Update: Getting My Car Fixed Without Getting Ripped Off

A Girls Guide To Cars | Update: Getting My Car Fixed Without Getting Ripped Off - Auto Shop

If I seem crabby, it’s been a crummy day.

Auto ShopAfter months of getting recall notices for my 2006 Toyota Highlander–something about a carpet clip that didn’t seem too urgent–I finally made the appointment to take it in. Also, there was a problem with the rear window; it wouldn’t roll up. Should be simple, I was told, labor should be about $250, plus more if a part is needed. OK.

My husband and I dropped the car off at the Toyota dealer. As I waited in our other car (a mistake, I know, I should have gone in with him but I got a call I’d been waiting for) my husband went in to fill out the service forms. He came back to the car, also in a crabby mood. Spark plugs need to be replaced, the timing belt is scheduled for replacement and also, there’s something about a water pump. The service guy had given him a hard time for letting the car lapse in its scheduled maintenance. But we’d had the oil changed at regular intervals, replaced the tires when needed and it was running fine.

We drove home in silence, in fear of the threat of the unknown, my husband seething from the service guy’s beratement. Will it be expensive? Does the car really need this? Can I trust what they are telling me?

Toyota With WindowLove my Toyota. Hubby’s window repair? Not so much
The Bad News: A $2,600 maintenance bill 

A while later Diego, a service rep, called with prices: $400 to fix the window. $350 to replace the spark plugs. Really? I used to buy spark plugs for $10 a pack and replace them myself (not that I want to). How could that be $350???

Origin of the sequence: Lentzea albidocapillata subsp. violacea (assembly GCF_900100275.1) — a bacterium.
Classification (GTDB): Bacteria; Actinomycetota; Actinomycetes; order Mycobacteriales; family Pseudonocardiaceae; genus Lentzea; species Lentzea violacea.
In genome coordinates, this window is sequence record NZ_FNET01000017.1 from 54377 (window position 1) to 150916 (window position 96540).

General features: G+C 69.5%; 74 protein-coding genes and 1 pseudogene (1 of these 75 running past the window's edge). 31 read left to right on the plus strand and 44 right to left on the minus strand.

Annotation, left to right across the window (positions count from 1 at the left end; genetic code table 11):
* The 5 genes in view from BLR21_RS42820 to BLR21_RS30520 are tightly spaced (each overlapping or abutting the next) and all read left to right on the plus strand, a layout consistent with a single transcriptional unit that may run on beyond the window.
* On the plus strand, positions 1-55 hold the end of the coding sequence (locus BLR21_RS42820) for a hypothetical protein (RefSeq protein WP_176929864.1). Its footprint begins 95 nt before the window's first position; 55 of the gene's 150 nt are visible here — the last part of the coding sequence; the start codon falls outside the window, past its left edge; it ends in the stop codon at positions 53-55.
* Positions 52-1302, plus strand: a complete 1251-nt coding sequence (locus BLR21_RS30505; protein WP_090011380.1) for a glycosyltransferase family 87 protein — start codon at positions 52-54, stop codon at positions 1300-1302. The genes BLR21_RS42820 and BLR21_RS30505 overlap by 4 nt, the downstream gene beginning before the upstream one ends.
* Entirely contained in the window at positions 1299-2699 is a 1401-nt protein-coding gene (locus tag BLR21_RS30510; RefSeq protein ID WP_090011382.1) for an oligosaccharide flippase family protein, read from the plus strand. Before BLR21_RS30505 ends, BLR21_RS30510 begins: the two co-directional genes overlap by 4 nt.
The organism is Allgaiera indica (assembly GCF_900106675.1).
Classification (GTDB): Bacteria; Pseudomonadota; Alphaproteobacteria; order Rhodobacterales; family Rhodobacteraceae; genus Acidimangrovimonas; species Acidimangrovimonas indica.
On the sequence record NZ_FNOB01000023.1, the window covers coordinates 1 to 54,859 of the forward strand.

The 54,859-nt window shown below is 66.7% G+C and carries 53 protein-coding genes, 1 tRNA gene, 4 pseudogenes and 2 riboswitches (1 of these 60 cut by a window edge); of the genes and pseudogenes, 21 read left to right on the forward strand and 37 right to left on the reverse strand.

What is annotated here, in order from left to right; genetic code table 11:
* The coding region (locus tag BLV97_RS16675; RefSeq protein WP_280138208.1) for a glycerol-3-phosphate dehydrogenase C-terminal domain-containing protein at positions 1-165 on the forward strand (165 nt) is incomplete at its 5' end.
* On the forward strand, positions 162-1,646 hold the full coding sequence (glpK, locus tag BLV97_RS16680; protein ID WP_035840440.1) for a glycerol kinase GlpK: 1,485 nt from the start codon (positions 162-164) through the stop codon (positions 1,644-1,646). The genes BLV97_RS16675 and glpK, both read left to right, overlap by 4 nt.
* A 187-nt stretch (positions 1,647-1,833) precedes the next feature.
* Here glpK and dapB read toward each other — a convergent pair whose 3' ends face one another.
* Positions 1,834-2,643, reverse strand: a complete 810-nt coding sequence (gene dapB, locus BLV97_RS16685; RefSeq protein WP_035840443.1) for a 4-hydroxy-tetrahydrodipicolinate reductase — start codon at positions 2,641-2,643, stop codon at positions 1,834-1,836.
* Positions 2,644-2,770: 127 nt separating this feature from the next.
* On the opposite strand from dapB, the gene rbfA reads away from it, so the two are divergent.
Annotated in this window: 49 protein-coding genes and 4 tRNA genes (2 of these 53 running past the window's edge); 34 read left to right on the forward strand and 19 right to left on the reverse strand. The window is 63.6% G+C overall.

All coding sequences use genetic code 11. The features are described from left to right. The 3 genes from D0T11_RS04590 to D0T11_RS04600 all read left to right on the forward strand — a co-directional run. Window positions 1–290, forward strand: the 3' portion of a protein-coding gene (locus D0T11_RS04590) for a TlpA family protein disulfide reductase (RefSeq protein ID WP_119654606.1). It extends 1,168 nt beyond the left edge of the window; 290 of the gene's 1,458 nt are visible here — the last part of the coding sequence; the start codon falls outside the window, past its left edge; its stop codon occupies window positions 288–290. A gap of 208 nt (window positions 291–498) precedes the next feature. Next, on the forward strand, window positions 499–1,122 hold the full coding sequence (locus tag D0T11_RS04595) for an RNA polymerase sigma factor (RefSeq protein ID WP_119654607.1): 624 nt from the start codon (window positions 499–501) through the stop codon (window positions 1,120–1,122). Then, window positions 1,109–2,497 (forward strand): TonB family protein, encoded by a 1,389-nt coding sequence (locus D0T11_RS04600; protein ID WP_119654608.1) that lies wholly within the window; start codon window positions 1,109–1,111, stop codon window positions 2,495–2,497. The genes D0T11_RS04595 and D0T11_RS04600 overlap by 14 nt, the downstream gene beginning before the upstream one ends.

And the painful one: $1,100 to replace the timing belt, water pump and a few other things. And few other things. What things? Why didn’t he want to be specific? Did he think I wouldn’t understand? Did he not know what those ‘other things’ were?

Then, he suggested that they replace the car’s tires for $750. Tires I just put on the car 20,000 miles ago. Sounds fishy to me.

Diego delivers this very casually, as if I’ve just ordered french fries and a Coke.

Like I’m made of money. I wonder if Diego is made of money. You know, because french fries and a Coke always cost $2,600.

A Little Research saves a lot of money

Stinging from the call, I start Googling: Is it really necessary to replace the spark plugs and does it really cost that much? I find chats between mechanics who curse Toyota for putting the spark plugs deep inside the engine, making replacing them a time-consuming and costly job. Yes, you can do it yourself, but it may take all day, and that’s if you know what you’re doing.

Do I really need a new timing belt? You may suffer engine breakdown if it fails, and that might be more costly to repair than the value of the car. And the way engines are configured, it’s probably worthwhile to replace the water pump even if it doesn’t need to be replaced, an article I found said; it is here.

Does the window regulator really cost $150? Well, no. I found the same part for $63, $90 and $100. But I guess I’m at their mercy, because while I could buy the part, I can’t install it, so they get a markup.

Why Doesn’t Toyota Tell Me These Things?

I know when I need to get my roots done. I know when someone has left pizza crusts under the sofa. I know when I need a colonoscopy. So why don’t I know that my car needs a new timing belt?

If these things are that important, it should be an ongoing conversation with Toyota. So I went to Toyota’s web site to see what they had to say. After spending some time on the site, creating an account and going down some blind alleys, I found a maintenance schedule. It said the same thing Diego said: this is all recommended maintenance.

Dear Toyota Dealer: If you want me to drop two grand, you have to romance me a little bit.

Buy me dinner. Or a manicure. Or even better, make me smart about what I need to do. Post pretty pictures on my Facebook feed. Make the subject interesting. Plant the seeds in my head so I can expect it, budget for it, plan for it, appreciate that my $2,000 spent now doesn’t cost me $5,000 down the road.